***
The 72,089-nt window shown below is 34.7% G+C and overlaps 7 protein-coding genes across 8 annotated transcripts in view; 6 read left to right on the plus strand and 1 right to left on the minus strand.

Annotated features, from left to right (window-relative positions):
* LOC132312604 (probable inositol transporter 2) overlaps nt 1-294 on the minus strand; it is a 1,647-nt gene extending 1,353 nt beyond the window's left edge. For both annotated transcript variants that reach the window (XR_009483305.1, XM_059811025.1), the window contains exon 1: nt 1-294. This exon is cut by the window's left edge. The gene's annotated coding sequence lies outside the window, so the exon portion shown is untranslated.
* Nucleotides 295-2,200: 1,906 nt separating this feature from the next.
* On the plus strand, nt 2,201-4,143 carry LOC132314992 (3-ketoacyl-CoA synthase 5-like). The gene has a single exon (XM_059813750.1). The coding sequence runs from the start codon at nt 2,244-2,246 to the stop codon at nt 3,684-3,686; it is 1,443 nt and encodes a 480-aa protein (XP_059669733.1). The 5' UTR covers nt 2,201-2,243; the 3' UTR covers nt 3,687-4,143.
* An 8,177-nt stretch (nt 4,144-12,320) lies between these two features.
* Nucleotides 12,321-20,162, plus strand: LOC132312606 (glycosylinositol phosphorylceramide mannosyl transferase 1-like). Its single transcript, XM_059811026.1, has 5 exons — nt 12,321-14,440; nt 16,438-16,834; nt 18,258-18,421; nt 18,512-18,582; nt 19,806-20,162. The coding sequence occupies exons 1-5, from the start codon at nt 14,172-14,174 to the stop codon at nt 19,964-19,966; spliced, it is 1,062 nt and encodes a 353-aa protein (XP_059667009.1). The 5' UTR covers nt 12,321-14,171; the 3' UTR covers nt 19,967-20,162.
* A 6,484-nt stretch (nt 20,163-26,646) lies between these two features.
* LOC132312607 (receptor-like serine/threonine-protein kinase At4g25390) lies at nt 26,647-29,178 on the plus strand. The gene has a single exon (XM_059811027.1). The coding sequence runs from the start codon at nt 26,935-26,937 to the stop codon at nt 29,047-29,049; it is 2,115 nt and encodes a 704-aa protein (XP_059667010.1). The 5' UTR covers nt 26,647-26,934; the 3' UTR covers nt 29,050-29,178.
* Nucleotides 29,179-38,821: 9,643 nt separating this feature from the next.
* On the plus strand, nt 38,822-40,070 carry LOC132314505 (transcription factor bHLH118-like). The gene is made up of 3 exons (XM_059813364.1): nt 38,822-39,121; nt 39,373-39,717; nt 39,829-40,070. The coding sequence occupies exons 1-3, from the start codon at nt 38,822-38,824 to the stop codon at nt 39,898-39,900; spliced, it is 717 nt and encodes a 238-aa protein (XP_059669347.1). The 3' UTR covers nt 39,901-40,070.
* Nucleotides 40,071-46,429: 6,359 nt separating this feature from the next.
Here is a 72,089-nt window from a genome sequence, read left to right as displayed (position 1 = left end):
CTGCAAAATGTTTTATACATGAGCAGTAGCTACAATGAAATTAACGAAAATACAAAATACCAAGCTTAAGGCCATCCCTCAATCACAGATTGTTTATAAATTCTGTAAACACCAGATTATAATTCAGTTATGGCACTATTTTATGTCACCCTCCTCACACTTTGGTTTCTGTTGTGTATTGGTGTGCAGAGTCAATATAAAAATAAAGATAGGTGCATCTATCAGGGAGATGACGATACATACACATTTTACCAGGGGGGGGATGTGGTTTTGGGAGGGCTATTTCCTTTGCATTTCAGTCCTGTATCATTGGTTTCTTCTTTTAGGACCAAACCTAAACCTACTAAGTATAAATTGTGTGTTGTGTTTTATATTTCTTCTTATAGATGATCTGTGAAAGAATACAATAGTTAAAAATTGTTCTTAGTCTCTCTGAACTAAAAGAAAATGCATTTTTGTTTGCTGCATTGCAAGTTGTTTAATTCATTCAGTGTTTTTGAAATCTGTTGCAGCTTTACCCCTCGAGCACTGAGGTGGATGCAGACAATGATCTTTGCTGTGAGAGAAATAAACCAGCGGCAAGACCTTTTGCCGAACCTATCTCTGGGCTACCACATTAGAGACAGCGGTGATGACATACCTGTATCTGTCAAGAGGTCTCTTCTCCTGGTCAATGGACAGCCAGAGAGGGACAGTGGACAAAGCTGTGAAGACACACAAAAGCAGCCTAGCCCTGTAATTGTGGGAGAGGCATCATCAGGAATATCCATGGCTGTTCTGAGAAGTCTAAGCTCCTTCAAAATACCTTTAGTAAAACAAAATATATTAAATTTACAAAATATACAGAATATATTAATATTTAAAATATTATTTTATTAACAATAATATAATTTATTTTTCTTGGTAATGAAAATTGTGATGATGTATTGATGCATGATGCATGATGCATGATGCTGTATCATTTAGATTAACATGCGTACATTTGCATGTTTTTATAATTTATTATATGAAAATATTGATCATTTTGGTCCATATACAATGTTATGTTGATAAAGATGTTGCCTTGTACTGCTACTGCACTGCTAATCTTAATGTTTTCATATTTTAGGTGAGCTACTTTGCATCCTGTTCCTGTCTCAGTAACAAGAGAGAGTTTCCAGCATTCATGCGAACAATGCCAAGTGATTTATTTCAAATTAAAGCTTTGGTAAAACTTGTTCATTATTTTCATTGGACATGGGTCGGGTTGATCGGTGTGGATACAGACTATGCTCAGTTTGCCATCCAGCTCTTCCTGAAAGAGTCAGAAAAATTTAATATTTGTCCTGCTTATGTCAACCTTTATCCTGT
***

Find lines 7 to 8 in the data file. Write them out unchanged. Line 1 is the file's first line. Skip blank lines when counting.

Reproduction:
* Nucleotides 12,321-20,162, plus strand: LOC132312606 (glycosylinositol phosphorylceramide mannosyl transferase 1-like). Its single transcript, XM_059811026.1, has 5 exons — nt 12,321-14,440; nt 16,438-16,834; nt 18,258-18,421; nt 18,512-18,582; nt 19,806-20,162. The coding sequence occupies exons 1-5, from the start codon at nt 14,172-14,174 to the stop codon at nt 19,964-19,966; spliced, it is 1,062 nt and encodes a 353-aa protein (XP_059667009.1). The 5' UTR covers nt 12,321-14,171; the 3' UTR covers nt 19,967-20,162.
* A 6,484-nt stretch (nt 20,163-26,646) lies between these two features.